Whenever you get a medical bill that’s either more than you expect (which is often) or confusing (also often), you should ask for an itemized bill, or a “super bill.” A super bill contains the finer details you actually need to make sense of what you’re actually being charged for, which, in turn, will uncover errors that you can then have removed from the bill.
What is a super bill?
Not all medical bills are alike, and some give you almost zero information about what you’re being charged for. In that case, ask for an itemized bill from your medical provider, either as a request in writing or through their billing portal (if they have one). Within a couple of weeks, you should receive a new bill that provides detailed line items for each service provided.
A lot of these items will have codes and abbreviated descriptions that are difficult to parse, but there are ways to verify whether they are legit charges.
How to spot errors in your super bill
Before you dispute a bill with your medical provider, try to understand each item as best you can by following these steps:
- If you have health insurance, start with your EOB, or Explanation of Benefits. This is sent to you by your insurance provider after you receive medical care, and it confirms what portion of that medical care is covered by insurance. It looks a lot like a bill you have to pay, but it’s not.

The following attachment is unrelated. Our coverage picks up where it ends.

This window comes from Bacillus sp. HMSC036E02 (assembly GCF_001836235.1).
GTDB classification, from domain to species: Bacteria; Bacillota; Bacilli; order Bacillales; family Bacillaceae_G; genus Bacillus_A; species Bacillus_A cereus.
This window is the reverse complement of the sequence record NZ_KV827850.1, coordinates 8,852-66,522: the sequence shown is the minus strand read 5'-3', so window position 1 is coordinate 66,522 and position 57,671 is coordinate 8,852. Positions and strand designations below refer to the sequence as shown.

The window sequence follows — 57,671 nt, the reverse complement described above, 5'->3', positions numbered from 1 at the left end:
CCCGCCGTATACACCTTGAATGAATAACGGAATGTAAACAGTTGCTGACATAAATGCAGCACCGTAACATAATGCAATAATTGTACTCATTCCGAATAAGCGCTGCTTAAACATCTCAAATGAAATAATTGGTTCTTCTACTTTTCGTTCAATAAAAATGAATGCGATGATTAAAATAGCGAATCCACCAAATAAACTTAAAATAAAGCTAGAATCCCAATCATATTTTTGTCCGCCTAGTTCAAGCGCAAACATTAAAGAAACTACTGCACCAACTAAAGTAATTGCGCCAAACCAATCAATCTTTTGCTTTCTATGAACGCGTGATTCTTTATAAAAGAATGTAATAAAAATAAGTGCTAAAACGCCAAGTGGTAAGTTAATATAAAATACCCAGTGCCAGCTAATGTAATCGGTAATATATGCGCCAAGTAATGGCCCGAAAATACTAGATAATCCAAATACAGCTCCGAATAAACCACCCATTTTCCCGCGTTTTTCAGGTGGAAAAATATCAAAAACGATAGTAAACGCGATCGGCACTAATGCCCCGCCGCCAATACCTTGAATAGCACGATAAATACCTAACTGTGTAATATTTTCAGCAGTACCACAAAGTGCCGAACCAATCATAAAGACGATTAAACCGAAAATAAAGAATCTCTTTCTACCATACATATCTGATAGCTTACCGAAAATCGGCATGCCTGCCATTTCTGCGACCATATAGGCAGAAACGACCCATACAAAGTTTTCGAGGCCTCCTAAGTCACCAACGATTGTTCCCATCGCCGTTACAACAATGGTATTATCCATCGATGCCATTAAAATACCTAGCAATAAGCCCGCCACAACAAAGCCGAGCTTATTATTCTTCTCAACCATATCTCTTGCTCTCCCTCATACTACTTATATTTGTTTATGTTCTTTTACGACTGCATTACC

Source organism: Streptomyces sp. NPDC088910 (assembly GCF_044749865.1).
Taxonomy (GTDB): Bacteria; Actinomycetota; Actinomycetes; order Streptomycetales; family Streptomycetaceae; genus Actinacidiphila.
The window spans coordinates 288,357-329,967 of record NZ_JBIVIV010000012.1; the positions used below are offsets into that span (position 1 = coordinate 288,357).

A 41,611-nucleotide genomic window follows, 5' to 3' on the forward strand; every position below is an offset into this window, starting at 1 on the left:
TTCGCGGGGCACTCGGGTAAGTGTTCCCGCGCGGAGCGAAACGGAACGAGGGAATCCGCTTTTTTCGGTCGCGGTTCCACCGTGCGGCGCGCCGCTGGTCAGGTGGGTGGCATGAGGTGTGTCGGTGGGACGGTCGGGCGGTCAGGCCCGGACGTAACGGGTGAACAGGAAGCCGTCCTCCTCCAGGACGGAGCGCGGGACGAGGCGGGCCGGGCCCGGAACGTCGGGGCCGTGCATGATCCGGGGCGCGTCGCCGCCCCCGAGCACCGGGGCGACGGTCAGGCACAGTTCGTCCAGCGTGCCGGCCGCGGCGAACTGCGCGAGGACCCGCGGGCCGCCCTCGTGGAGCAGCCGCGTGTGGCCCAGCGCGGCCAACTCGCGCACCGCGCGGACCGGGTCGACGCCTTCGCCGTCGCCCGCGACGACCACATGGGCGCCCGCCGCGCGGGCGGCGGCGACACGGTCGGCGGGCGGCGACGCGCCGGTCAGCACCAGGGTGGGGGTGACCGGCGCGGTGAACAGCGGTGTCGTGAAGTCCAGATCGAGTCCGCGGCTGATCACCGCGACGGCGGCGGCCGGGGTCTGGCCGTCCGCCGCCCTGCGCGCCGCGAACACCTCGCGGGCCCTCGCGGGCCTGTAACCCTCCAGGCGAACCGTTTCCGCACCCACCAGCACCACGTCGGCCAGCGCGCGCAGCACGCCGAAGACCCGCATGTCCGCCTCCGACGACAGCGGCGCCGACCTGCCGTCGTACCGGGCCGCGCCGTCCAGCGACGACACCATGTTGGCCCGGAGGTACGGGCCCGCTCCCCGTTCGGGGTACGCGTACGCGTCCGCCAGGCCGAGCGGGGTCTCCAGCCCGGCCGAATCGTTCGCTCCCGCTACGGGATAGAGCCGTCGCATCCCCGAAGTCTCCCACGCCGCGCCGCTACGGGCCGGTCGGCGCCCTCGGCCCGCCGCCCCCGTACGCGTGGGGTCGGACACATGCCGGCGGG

- At some point after treatment your insurance provider will pay off their share of the bill, and that’s when you get an actual bill from the medical provider. At this point, you can request an itemized bill if the first bill doesn’t make sense. (It’s possible that you will get this bill before your EOB, so you’ll have to wait for your EOB or follow-up with your insurer to close the loop.)
- Look for basic errors or obvious mark-ups for services you didn’t use or need. Your itemized bill will include universal HCPCS and ICD-10 Codes, which describe a service/product or a diagnosis, respectively. If the line item description next to this code doesn’t make sense, Google the code for a plainly worded description.
Common types of medical bill errors
Typos are common. Codes are often used incorrectly or can be off by a single digit, so you’ll want to flag a service or diagnosis that doesn’t make sense based on the treatment you received. Duplicate billing is also common.
Also, you can successfully push back on exorbitant markup, as medical providers sometimes sneak in dubious charges for things like $100 aspirin or $10 bottles of water (you can also check databases like Fair Health or Healthcare Bluebook to see what a normal range of fees might be for the service provided).
How to dispute a charge on a medical bill
All you have to do is call the provider, or write a letter disputing the charges. You might want to contact your insurance provider first, and make sure that a discrepancy isn’t on their end. Otherwise, if the provider won’t budge on a clear-cut billing error, you might want to consider legal action. If you can’t afford to pay the bill, consider your payment options, as outlined in this Lifehacker post.